If Jim Krantz’s work looks familiar, it is not surprising. Krantz, had been documenting the cinematic vistas of the American West for 20 years both for his personal work and on commercial assignments. His much published images caught the eye of appropriation artist, Richard Prince, known for re-photographing other people’s images and presenting them in a new “conceptual” context. Prince’s most famous series is his large scale reproductions of the cowboy images from Marlboro ads, and in something of an ironic compliment, when Prince had his mid-career retrospective at the Guggenheim Museum not only were his re-photographed images of Krantz’s work included in the exhibit but the image on all the banners flying along 5th Avenue was also one of Krantz’s. All uncredited.
As a result, Jim Krantz occupies a unique place in the history of contemporary art. His imagery blending western landscape photography with the figure of the cowboy updates the depiction romanticized in American popular culture but it is only in the last decade that he has been recognized as the source of some of the most desirable works of contemporary art. (The record price for a Prince re-photograph of a Marlboro cowboy advertisement is over $6 million.)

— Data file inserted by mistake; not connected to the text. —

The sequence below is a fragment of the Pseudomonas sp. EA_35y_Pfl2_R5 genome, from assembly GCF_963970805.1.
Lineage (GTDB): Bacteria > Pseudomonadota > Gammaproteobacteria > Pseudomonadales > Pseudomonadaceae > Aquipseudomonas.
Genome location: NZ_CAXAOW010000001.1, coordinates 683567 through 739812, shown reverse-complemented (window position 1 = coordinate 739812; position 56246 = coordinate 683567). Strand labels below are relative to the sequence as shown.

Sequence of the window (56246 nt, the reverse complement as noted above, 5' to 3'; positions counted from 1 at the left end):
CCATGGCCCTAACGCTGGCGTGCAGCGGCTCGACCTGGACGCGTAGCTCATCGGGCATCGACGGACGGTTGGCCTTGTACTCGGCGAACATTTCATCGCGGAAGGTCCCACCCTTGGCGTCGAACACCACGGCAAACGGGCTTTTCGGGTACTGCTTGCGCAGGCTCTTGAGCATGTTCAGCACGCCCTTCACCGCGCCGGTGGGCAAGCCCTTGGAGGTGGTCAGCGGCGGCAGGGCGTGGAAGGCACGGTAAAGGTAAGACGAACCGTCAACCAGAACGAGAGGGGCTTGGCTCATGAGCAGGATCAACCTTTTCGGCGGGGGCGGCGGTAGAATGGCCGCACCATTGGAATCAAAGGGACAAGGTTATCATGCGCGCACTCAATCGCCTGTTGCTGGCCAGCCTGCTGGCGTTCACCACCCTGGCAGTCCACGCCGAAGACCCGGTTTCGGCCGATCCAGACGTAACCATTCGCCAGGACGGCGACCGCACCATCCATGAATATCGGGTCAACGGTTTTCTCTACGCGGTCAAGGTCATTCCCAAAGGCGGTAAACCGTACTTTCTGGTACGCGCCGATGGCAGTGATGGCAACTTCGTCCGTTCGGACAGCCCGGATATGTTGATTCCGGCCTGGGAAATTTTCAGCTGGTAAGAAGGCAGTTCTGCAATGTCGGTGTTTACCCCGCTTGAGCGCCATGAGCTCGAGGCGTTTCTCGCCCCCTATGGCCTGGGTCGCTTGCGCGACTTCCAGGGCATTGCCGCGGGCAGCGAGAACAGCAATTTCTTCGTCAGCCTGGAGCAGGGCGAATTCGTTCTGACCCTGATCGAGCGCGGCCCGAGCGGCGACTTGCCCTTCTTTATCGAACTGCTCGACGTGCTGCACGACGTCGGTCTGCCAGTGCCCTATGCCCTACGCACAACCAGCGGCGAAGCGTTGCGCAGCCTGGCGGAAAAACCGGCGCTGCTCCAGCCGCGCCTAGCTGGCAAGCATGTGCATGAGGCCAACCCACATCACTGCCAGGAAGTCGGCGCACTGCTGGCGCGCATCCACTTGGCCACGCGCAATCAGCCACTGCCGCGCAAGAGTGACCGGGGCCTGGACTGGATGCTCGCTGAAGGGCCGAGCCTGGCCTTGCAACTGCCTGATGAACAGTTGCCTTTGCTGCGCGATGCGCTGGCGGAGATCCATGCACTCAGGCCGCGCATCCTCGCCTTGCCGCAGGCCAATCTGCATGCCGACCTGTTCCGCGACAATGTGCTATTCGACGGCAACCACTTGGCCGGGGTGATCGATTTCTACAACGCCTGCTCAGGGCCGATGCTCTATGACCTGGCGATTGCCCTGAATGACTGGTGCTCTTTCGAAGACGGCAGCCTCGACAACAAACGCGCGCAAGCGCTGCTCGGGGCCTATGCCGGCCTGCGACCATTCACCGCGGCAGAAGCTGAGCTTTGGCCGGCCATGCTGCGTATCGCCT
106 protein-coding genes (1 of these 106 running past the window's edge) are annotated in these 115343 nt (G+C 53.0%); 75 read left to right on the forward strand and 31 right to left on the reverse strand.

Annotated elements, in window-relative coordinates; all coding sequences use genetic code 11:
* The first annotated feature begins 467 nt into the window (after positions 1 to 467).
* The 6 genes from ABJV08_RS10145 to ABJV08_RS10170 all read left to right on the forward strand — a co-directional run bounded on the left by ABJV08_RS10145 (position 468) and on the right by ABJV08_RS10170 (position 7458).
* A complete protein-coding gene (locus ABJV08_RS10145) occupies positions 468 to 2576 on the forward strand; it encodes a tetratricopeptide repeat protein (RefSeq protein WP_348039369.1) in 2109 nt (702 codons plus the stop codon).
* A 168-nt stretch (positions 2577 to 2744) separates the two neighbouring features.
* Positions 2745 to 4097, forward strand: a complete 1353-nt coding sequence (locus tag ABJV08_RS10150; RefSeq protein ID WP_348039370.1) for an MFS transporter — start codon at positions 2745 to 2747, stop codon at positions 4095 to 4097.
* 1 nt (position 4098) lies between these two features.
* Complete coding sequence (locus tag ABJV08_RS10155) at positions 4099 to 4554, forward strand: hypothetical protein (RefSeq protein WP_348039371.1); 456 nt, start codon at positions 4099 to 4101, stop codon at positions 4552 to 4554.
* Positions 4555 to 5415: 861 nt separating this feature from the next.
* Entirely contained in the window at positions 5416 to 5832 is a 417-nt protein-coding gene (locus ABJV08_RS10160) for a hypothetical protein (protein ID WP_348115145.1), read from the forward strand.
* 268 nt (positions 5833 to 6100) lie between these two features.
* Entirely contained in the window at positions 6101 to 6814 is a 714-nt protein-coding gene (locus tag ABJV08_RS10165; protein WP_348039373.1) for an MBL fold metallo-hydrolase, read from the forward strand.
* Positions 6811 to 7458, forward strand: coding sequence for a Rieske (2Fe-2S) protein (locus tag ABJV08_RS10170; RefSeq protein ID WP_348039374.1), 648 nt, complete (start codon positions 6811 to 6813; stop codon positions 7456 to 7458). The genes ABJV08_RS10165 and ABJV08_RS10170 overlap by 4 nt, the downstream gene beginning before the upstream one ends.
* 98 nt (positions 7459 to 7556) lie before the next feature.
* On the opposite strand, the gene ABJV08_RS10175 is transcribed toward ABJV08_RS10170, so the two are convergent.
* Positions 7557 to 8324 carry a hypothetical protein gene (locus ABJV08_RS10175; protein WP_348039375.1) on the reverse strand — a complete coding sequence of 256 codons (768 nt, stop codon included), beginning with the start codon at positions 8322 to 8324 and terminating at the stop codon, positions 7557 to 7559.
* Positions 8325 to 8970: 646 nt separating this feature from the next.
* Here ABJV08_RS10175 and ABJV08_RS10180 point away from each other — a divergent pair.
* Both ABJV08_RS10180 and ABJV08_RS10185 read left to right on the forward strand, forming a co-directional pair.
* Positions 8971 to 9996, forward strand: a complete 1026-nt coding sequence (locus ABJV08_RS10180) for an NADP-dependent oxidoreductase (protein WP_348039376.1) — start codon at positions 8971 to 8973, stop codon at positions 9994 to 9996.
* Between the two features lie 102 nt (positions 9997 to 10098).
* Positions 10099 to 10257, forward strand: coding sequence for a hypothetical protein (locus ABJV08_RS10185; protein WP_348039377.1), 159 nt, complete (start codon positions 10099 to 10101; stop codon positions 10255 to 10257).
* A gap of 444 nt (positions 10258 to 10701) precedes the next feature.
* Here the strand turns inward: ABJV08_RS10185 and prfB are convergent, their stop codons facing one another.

What makes Krantz’s images so strong is the technical underpinning of his work established when he studied with Ansel Adams. Perhaps more importantly, Krantz’s work reflects a dictum that he learned from Adams: “Technical proficiency leads to artistic freedom.” His range and versatility are his forte, working with ease in demanding and ever-changing conditions.
The photographs on view in this show – all part of Krantz’s personal fine art practice - have an emotive resonance as they balance the cowboys and horses of the West with the vastness of the western American landscape. While Krantz’s work covers all manner of photographic genres his focus and deep connection to The West remains a constant.
Now living in Los Angeles and with a relentless energy and disposition for experimentation, Krantz continues to work on commercial commissions as well as personal projects ranging from photographing the inhabitants of Chernobyl’s Forbidden Zone, to an examination of the spectators at a Spanish bullfight, to his latest series on test pilots (cowboys of the air) and the new planes they fly.
Krantz’s art has been embraced by the worlds of fashion and popular culture with collaborations with Supreme, Adam Kimmel, and Modernica Furniture. He has been honored by the American Photo Awards, The Art Directors Club, and with The Lucie Awards highest honor- the IPA International Photographer of the Year.